The Gumbo that Challenged My Math Acuity

I tried seafood jambalaya and gumbo for the first time during a trip to America years ago. Not having the foggiest idea what jambalaya and gumbo were, I picked them simply because they had such cheerful and festive names. I absolutely loved them as they tasted similar to an old favourite of mine, Chinese Indo seafood tauco, which also has tomatoes, chillies and seafood.

Even though I enjoyed jambalaya and gumbo a lot, I never got around to cooking them at home. I recently discovered that a vegetarian gumbo recipe in one of my forgotten cookbooks. It has all the good things that I want to eat more of, beans, okra and sweet potatoes. As I was not sure how good the recipe was, I halved the amounts of the beans and vegetables to avoid wastage. The gumbo looked alright, if not slightly too red, as you can see below.

Vegetarian Gumbo, with black eyed beans, corn, okra & sweet potatoes
Vegetarian Gumbo, with black eyed beans, corn, okra & sweet potatoes

But, the gumbo was so overwhelmingly and unpleasantly hot and spicy. My chilli tolerance level is pretty high. Yet, I had burning sensations in my chest and stomach with every mouthful. I am both amused and embarrassed by the fact that I could not work out why it was so spicy until about 5 minutes into my laboured attempts to eat the gumbo. I halved the amounts of the main ingredients, except the herbs and spices. The preceding sentence is not even necessary, is it? It does not take a rocket scientist to figure out what went wrong. So, in my defence, I would like to believe that it was caused by the excessive amount of spices blunting my math acuity. Or, something that would make more sense chronologically, i.e. I forgot to reduce the amounts of the herbs and spices because I was too enthusiastic to try the gumbo recipe out. It surely is a good thing to remember for the spicy recipes on my to-try list.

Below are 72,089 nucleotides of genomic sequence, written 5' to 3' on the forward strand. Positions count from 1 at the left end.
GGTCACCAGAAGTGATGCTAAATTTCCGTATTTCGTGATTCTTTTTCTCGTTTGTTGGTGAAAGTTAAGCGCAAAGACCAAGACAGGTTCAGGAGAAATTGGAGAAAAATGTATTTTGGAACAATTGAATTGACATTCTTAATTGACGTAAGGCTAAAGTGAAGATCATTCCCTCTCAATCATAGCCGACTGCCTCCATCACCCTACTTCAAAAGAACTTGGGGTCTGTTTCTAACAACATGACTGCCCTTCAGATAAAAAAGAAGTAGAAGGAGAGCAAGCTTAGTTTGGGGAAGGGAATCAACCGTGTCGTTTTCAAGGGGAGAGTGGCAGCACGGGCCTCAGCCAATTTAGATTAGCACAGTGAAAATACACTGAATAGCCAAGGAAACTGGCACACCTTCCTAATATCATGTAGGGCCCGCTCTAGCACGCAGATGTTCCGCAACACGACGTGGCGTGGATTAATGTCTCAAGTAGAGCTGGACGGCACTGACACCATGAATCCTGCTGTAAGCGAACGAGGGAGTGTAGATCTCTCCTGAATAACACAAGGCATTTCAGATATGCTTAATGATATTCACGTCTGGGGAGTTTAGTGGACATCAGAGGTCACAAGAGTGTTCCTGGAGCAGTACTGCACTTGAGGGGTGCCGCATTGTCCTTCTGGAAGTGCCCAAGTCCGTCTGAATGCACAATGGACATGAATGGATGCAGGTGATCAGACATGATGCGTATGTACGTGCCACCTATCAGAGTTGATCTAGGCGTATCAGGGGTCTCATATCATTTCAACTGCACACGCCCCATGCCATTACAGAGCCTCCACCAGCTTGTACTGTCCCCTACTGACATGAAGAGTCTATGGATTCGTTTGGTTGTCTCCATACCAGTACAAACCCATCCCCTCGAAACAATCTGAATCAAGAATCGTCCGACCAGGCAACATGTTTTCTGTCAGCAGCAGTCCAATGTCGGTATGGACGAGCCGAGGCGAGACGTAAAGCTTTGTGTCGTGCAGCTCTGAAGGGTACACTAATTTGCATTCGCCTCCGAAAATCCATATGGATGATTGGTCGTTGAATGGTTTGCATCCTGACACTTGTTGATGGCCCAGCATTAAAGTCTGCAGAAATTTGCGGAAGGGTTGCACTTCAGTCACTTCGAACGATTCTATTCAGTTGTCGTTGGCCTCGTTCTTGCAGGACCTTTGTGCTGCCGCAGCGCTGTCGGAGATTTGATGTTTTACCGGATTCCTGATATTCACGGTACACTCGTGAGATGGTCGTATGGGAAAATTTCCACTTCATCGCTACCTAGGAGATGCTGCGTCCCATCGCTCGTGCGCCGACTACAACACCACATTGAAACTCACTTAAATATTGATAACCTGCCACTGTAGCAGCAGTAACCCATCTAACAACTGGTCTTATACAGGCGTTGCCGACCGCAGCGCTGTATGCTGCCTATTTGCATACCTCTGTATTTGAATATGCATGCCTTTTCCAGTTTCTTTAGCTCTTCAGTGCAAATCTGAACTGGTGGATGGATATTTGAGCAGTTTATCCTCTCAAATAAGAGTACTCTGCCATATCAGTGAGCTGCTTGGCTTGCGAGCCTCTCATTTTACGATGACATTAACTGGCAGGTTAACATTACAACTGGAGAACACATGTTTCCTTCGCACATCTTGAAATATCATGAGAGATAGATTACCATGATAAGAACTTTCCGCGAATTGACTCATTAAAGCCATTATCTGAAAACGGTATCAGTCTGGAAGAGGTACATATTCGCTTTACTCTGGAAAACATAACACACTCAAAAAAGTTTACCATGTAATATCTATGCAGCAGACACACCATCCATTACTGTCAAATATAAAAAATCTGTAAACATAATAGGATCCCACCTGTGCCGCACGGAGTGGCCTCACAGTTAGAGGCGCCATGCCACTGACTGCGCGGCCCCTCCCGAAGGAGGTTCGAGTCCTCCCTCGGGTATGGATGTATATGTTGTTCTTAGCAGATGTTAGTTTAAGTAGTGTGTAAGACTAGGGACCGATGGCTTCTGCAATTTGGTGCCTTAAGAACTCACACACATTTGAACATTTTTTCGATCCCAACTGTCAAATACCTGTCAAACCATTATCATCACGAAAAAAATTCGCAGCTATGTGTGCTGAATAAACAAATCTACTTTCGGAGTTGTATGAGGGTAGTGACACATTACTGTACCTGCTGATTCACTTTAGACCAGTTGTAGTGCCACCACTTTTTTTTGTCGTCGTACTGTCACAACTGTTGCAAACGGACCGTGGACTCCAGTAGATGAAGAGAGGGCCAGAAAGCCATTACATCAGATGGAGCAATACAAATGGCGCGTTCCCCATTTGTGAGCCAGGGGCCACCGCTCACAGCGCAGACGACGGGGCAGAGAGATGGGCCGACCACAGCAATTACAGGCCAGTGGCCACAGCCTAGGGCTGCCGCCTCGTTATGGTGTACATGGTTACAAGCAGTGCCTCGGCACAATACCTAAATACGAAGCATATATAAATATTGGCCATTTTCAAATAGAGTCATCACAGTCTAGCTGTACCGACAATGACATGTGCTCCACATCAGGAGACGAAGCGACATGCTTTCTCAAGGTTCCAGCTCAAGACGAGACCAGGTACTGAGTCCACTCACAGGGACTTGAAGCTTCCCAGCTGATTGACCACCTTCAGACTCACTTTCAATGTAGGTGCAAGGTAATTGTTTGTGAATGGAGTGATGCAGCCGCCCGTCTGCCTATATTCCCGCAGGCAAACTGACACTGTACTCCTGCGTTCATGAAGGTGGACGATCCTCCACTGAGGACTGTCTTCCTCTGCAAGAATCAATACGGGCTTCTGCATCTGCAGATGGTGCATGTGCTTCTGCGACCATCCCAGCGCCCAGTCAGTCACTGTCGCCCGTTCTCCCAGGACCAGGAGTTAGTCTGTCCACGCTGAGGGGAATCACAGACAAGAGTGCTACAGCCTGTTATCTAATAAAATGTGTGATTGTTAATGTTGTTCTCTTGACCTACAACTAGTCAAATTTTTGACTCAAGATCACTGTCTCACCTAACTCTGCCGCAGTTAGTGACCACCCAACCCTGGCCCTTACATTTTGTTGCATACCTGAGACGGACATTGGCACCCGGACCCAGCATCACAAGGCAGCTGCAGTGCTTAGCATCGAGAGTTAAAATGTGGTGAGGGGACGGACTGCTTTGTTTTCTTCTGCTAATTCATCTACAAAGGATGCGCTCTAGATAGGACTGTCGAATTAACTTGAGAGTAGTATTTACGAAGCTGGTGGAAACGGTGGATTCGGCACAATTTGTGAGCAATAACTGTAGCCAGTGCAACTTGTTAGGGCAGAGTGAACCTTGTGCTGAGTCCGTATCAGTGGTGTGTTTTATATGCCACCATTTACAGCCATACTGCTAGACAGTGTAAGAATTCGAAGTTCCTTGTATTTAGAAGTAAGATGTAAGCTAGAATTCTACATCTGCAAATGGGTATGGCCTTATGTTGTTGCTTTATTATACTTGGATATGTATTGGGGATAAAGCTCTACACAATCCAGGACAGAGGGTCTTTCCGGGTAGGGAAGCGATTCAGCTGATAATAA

Black eyed beans, okra and kumara gumbo

Modified slightly (with the appropriate amounts of spices…) from a recipe in“Cook” by The Australian Women’s Weekly (2006).

Serves 3-4

100g black-eyed beans
2 tsp oil
1 brown onion, chopped
2 cloves garlic, chopped
½ tsp dried thyme
1 tsp dried oregano
1 ½ tsp ground fennel
½ tsp cayenne pepper
1 x 425 g canned chopped/crushed tomatoes
250 g okra, sliced
300 g kumara/ sweet potato, chopped
250 mL water/ vegetable stock
200g canned corn kernels, drained

Soak beans for 12 hours. Drain. Boil the beans for 30 minutes.

Heat oil in a large saucepan over medium heat. Cook onion and garlic until onion softens. Add herbs and spices. Stir until fragrant. Add the rest of the ingredients. Simmer for 30 minutes. Serve with steamed rice.


6 thoughts on “The Gumbo that Challenged My Math Acuity

  1. Very funny story and I can relate. I tend to increase spice and sometimes I increase too much. I’ve visited Louisiana a few times thus I’ve been blessed with real gumbo, etc, by real cajun cooks but I still love it no matter who makes it. I however have not tried to make it myself yet…guess I should try.

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